PAF celebrates 2nd anniversary of Operation Swift Retort at AHQ

In case of any misadventure, our response would be swift, resolute and unwavering, says ACM Mujahid Anwar Khan


News Desk February 27, 2021

The Pakistan Air Force (PAF) celebrated the second anniversary of Operation Swift Retort today at Air Headquarters (AHQ) to pay homage to the valiant pilots and all those involved in defending the motherland and shooting down Indian aircraft in 2019 on this day.

Addressing the ceremony, Chief of the Air Staff Air Chief Marshal (ACM) Mujahid Anwar Khan said the PAF would thwart any misadventure by the enemy and was ready to respond with full force as per the aspirations of the nation.

"Our desire for peace must not be misunderstood and in case of any misadventure, our response would be swift, resolute and unwavering," the ACM added.

The air chief added that PAF, living up to its legacy yet again, made its mark through professional excellence and valour on February 27, 2019.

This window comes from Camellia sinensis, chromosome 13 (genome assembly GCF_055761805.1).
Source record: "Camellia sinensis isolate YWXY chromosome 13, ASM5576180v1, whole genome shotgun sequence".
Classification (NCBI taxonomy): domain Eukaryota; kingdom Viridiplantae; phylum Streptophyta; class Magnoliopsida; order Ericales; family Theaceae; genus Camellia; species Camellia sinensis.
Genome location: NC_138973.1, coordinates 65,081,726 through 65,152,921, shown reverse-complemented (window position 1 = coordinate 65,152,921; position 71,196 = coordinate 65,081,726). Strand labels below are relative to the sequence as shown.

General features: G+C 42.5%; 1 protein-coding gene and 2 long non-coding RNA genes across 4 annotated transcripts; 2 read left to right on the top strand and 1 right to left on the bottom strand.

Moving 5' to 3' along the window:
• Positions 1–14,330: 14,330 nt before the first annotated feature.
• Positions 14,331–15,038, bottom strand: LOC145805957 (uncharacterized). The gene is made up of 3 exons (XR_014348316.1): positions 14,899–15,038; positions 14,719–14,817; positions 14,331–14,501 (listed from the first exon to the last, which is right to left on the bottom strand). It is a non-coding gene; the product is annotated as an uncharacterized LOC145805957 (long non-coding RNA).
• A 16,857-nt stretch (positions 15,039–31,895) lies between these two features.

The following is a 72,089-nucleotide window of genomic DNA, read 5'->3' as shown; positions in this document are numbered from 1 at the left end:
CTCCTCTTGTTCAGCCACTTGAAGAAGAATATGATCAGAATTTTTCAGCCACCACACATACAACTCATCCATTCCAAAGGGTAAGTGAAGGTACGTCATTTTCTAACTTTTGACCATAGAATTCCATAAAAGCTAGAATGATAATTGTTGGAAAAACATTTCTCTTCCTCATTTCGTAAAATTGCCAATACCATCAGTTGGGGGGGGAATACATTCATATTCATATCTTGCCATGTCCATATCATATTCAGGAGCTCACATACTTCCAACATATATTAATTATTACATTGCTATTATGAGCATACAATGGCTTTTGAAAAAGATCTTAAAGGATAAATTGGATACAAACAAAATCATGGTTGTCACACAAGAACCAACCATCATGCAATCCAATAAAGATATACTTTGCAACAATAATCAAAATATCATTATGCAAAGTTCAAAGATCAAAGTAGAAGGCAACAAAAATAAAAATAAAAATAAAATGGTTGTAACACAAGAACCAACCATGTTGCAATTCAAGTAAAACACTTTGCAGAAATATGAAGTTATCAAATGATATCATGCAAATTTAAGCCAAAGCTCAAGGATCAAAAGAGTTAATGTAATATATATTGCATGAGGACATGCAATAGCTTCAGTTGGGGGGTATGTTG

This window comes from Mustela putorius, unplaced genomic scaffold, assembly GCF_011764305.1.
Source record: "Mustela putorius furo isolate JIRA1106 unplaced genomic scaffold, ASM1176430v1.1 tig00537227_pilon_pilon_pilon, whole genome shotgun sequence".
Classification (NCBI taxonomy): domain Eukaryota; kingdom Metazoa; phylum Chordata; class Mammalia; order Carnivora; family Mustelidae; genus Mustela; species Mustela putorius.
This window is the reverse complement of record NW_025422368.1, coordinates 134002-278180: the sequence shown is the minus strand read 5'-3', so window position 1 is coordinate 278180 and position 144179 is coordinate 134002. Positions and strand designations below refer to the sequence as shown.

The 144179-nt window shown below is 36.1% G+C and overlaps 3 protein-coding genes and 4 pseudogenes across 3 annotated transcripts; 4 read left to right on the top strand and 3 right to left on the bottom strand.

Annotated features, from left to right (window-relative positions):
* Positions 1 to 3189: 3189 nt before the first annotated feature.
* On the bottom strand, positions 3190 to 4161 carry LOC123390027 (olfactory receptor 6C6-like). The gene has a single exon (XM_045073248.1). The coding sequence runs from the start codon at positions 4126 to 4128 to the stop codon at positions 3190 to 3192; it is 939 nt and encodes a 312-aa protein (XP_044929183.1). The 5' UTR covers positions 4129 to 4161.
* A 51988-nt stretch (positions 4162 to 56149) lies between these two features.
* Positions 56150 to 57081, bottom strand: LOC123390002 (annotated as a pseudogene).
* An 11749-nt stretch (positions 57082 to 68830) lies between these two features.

"We stand with our Kashmiri brethren in their just struggle for the right to self-determination," the air chief reiterated. "It is time to end the atrocities being inflicted on innocent Kashmiris in Indian Illegally Occupied Jammu and Kashmir."

During the ceremony, ACM Anwar inspected a guard of honour and a flypast.

PHOTO: RP

PHOTO: RP

The operation was a response to India’s botched ‘surgical strike’ in Balakot, Khyber Pakhtunkhwa wherein the Indian Air Force managed to ‘kill’ only a few trees.

Read more: Operation Swift Retort – Message to India: ‘Don't miscalculate’

During the aerial skirmish with India that day on February 27, 2019, Pakistan piled a long list of mishaps for its opponent. On that list were two Indian jets, a MiG-21 Bison and a SU-30, who were shot down after they attempted to intrude into Pakistan’s airspace.

 

The pilot of the Mig-21, Wing Commander Abhinandan Varthaman, was captured by Pakistani authorities as the fighter jet crashed inside Pakistan’s territory. The captured pilot was realised a day later as a good-will gesture to India.

Adding insult to the injury, India’s air defence system shot down its own helicopter in the “fog of war”.

The rare aerial engagement that significantly raised the stakes in the perilous standoff came a day after New Delhi claimed its aircraft had launched an airstrike on what it called the “biggest training camp of Jaish-e-Muhammad” militant group inside Pakistan – a claim debunked by Islamabad.

While India, analysts believe, failed miserably to establish its image as a superior military force in the region, in that episode, Pakistan successfully cemented its position as a responsible nuclear state.

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